Pond at sunset by Elena Aschiopoaiei. Thank you, Elena, for such an atmospheric picture.

Pictures, by DKG, of Tuesday’s misty morning. Click any picture to open the gallery.


butterfly spotted wood  Another gallery by DKG:

Crane Flies

There are hundreds of species of crane fly in this country and almost all of them go by the name of daddy long legs. The differences between species can be microscopically small but we think this specimen is either a common European crane fly (Tipula paludosa) or a marsh crane fly, (T. oleracea).

Read on:

One for sorrow, two for joy…

There are several families of magpies in the park. This year’s crop are, as yet, short-tailed, loud- mouthed and clumsy, hanging out in gangs and still learning to fly properly. But, despite their dramatic black and white beauty, their reputation is poor.

Read on:

Acorns

Oak trees produce thousands of acorns every year. Somebody has worked out that an oak tree can produce ten million acorns over its lifetime. In a good year, they carpet the ground under the tree.

Read on:

A letter from a park user

Dear friendsofscp,

I am on your mailing list and during the summer I visit the park with my husband and dog a minimum of 5 days a week. Sometimes every day. Not sure what will happen during the winter as days get shorter and work gets in the way.

Read on:

We are going to have to cancel the Bat and Moth Walk again; sorry.
The weather is deteriorating; the Met Office says that by 7.00pm the wind will be gusting at 40-45mph and heavy rain will be 90% certain by 9.00pm. Let’s stay home in the warm, which is probably what the bats and moths will be doing. Our apologies.

Identifying fungi

This is a picture  of a bracket fungus on an oak tree in the park. The mycelium, which is the main part of the fungus, is growing invisibly inside the tree. This beautiful outgrowth is the fruiting body, part of the fungus’s reproductive system.

Read on:

Criminal damage

The bench by the decorated bridge has been damaged and will probably have to be replaced. One of the supports has been snapped right off. There is no sign of rot in the wood; it must have taken considerable force to achieve. A bench like this one, and its installation, costs £500.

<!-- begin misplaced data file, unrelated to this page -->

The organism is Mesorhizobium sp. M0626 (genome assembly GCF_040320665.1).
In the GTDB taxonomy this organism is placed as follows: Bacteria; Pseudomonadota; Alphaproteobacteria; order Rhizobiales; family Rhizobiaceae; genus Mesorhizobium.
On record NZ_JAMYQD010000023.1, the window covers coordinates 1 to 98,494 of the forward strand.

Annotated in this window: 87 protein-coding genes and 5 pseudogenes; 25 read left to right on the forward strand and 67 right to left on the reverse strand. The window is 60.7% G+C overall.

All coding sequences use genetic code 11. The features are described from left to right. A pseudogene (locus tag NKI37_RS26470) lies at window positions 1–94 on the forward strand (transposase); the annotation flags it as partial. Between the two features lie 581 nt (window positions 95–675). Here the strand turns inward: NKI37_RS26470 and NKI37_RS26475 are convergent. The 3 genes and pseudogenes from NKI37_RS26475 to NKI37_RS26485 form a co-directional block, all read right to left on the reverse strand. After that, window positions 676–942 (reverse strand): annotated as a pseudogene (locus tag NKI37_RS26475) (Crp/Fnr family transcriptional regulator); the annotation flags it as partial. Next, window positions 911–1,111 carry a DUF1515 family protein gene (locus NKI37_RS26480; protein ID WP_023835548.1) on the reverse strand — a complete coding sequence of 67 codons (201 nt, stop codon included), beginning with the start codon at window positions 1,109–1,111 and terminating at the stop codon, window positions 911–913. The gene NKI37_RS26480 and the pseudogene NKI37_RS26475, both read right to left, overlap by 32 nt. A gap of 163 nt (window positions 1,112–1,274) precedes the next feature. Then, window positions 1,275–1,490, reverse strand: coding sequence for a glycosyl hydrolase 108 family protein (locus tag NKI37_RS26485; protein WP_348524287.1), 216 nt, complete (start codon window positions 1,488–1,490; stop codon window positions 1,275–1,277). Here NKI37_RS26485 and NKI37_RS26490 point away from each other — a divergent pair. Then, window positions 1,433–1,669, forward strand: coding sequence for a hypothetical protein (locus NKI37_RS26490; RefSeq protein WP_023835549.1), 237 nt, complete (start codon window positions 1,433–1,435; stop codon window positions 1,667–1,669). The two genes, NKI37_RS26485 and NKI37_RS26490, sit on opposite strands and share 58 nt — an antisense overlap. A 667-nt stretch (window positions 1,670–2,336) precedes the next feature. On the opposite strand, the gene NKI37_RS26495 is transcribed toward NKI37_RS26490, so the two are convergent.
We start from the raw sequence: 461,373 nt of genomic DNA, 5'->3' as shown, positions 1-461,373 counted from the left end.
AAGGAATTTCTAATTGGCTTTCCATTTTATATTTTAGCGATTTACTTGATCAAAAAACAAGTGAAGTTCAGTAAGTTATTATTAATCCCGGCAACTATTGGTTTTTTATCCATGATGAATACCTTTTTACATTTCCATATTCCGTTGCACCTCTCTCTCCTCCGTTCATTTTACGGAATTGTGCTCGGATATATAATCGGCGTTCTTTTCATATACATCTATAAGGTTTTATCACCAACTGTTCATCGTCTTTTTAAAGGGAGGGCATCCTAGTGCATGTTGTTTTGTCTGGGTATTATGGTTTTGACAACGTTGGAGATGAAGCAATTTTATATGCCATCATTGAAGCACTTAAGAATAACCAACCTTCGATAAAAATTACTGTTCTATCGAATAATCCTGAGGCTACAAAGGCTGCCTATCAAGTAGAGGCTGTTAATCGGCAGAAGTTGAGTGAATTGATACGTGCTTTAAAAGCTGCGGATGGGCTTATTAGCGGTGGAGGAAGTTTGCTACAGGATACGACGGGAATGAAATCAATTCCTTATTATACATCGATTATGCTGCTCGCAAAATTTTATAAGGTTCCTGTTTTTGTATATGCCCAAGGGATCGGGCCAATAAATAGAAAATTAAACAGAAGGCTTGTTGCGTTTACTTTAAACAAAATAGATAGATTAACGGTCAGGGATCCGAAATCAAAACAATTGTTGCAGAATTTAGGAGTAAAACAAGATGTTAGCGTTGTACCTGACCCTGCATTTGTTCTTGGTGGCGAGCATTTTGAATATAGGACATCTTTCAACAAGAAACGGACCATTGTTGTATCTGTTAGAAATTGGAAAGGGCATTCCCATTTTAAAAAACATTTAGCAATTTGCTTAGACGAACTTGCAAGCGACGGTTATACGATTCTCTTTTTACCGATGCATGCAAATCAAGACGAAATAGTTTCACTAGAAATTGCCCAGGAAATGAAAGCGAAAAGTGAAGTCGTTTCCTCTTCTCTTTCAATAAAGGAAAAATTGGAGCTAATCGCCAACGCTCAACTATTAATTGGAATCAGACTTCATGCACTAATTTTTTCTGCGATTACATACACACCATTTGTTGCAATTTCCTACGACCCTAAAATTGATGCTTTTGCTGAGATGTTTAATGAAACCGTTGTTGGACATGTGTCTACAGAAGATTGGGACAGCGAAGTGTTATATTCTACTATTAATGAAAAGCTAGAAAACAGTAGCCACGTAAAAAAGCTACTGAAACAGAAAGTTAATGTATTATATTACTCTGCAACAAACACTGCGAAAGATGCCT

Can you help?

Roe deer

A roe deer doe, early on Sunday morning, photographed by DKG who said:

“A lovely morning in the park this Sunday. A few photos taken of three Roe Deer  spotted near the footpath leading from Studley Green; unable to get closer just in case I spooked them.”

Click here for more pictures:

Don’t forget our ragwort pulling party tomorrow, Sunday 9th. We are meeting in the car park at 10.00am and working until midday. Bring gloves.

Wasps

By this end of the summer, the workers in a wasp nest will probably have finished raising and feeding the new queen larvae. The larvae have spun caps over their cells and begun the process of pupation. This indicates a change for the nest.

Read on:

Red tailed bumblebee

Twelve year old photographer, Neave Duggan, has sent us pictures taken in the park of a male red tailed bumblebee (Bombus lapidarius) feeding on creeping thistle flowers.

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.o.

Read on:

We apologise for wrongly identifying this little bird. We thought it was a blackcap (Sylvia atricapilla) but our expert has identified it as a marsh tit (Poecile palustris). This is the first sighting of a marsh tit in the park: a new name for our species lists.

Read on for more about the marsh tit

Dot Moth

A dot moth (Melanchra persicariae) caterpillar on a spindle tree, seen and photographed by DKG while the FoSCP volunteers cleared the undergrowth around the young trees at the top of Sheep Field. Spindle is not recorded as one of this caterpillar’s food plants, but sallow is, and hazel, nettles, docks and several other species growing in that plantation and its understorey.

Read on:

Marilyn Maundrell

This from David Feather:

“My wife and I have learnt that Marilyn Maundrell has recently died.  She was an enthusiastic Friend of Southwick Country Park for many years.   She brightened up many of our events and meetings with her cheery manner and was a great ambassador for the Country Park.  She was only defeated by difficulties with walking which eventually took her into Wingfield Nursing Home, where she died on August 19th. People will remember her smile.  It was infectious.

Her funeral will take place at 12.15 on Monday 10 September at Semington Crematorium.”

.o0o.

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